A quick guide to the initial changes to the budget made by the Senate

03/24/2014 01:52 PM

The Senate’s Appropriations and Revenue committee approved its version of a $20 billion two-year state budget that makes a host of changes from what the House passed earlier this month and what Gov. Steve Beshear proposed.

The measure passed Monday with four Democrats passing. Republican Sen. Sara Beth Gregory voted no.

The bill, as well as funding measures for the legislative and judicial branches, are expected to be taken up on the Senate floor Monday afternoon.

One change is the inclusion of language that bars state general funds from being used to pay for programs that are part of the Affordable Care Act.

Sen. Bob Leeper, the Paducah independent who chairs the committee, said that shouldn’t affect the Kentucky Health Exchange or Medicaid expansion because administration officials told lawmakers federal funds will cover those costs. In addition, the state plans to implement a 1 percent fee on insurance premiums to help run the exchange in the future. But Leeper said the senators don’t consider that source to be general funds.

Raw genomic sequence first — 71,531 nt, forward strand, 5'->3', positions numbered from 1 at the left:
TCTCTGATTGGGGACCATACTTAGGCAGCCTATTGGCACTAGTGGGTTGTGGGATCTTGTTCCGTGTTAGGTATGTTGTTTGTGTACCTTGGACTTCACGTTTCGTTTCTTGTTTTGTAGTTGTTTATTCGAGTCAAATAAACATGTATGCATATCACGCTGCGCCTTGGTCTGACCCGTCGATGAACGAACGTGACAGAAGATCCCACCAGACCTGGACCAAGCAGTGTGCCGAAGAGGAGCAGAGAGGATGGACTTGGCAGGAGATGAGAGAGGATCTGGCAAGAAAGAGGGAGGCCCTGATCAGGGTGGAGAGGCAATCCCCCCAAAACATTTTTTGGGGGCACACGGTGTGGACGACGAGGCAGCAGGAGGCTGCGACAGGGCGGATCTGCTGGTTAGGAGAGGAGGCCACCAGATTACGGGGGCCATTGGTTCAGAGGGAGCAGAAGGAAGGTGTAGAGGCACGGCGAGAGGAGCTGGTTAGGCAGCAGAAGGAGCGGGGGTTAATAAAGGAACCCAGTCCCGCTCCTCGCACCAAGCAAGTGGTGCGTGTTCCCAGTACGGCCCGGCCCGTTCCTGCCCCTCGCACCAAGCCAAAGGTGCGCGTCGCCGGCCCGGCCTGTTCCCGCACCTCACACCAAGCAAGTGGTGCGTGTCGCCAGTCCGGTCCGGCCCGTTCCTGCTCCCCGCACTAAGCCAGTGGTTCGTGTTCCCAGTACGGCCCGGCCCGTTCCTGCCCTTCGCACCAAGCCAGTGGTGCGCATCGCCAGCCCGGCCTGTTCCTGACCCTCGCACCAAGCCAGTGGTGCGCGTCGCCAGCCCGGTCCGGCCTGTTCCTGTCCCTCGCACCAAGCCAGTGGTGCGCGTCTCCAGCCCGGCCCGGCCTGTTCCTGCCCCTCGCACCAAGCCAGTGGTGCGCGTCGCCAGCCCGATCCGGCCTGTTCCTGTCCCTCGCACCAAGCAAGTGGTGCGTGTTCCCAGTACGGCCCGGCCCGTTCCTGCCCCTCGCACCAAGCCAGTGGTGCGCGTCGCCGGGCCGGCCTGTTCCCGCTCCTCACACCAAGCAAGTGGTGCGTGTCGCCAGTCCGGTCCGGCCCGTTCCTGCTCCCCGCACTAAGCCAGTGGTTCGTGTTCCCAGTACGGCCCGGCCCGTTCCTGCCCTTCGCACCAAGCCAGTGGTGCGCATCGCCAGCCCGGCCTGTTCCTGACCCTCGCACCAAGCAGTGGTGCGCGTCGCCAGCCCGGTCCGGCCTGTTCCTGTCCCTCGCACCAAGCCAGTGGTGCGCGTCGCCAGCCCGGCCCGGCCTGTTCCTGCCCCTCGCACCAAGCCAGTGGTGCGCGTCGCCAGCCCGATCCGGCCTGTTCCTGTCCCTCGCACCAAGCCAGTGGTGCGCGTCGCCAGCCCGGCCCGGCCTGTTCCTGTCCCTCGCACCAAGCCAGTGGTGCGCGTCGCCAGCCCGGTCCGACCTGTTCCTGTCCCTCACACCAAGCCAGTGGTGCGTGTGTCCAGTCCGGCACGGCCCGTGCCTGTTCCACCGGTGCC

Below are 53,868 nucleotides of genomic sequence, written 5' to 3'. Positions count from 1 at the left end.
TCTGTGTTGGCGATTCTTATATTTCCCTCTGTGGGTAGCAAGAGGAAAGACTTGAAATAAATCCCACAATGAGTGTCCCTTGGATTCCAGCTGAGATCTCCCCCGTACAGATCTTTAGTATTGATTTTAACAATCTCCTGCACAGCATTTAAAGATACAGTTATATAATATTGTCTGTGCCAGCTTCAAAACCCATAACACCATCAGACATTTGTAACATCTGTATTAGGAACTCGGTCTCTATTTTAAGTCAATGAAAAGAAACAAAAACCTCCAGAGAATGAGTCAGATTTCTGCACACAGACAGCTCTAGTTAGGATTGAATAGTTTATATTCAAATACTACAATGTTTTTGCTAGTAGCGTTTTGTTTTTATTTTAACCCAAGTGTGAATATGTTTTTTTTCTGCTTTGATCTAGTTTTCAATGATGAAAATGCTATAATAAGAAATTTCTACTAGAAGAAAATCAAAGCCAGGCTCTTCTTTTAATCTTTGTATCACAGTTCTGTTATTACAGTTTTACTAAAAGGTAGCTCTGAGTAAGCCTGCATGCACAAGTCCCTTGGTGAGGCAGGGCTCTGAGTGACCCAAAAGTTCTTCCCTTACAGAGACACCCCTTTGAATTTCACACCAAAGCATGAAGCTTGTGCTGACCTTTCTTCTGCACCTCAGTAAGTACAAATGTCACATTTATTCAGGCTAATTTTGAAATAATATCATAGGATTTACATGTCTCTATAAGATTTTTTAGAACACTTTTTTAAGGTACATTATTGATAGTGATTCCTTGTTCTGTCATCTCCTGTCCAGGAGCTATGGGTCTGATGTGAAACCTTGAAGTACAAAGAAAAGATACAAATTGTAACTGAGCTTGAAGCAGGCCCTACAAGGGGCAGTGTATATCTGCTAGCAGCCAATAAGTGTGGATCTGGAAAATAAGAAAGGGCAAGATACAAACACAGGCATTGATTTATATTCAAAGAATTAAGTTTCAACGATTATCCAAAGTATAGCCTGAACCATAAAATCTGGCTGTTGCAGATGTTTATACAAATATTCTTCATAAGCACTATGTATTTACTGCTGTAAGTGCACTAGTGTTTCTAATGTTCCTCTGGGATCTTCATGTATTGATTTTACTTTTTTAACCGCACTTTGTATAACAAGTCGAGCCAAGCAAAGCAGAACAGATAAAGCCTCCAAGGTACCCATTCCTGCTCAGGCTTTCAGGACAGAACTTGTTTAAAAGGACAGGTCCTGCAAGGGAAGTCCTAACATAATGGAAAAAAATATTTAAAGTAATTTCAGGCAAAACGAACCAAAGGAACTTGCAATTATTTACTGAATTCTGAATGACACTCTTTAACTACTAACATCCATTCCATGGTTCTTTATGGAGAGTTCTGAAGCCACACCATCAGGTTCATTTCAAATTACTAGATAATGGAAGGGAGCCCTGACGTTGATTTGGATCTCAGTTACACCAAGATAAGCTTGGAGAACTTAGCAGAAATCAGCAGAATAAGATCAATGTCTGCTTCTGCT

Among the other changes:

- Reduces the restoration of funding for child care stipends to help low income parents making between 100 percent and 150 percent of the poverty rate to cover daycare costs.

- Restores 2.5 percent cut to public colleges and universities operations

- Reduces the number of projects, including most general fund-bonded university and college buildings except a veterinary building and an advanced manufacturing building. And new language says that money collected from an increased tuition fee from students can only be applied to buildings at the campus in which that student attends.

- Cuts other projects, including funding for renovations to Rupp Arena and the Louisville International Convention Center.

- Overall, the debt ratio in the Senate version drops to 6.26 percent compared to revenue, down from 7.05 percent in the governor’s budget.

- Provides funding for the Kentucky State Police commissioner to hire back 25 retired troopers. The Kentucky State Police still would be slated to take a 2.5 percent operating budget cut. But the more than $1 million provided for the rehiring of those troopers helps the agency, which has seen its ranks shrink to a 30-year low.

- Keeps the same funding level for K-12 education but changes the language to allow for teacher raises instead of requiring them. Leeper said about 60 districts could go into the red if forced to give the same level of teacher raises as other districts.

More to come.

(Correction: An earlier version of this story incorrectly stated the Senate’s change to the child care stipend. It reduced the amount but didn’t eliminate the restoration of funds.)


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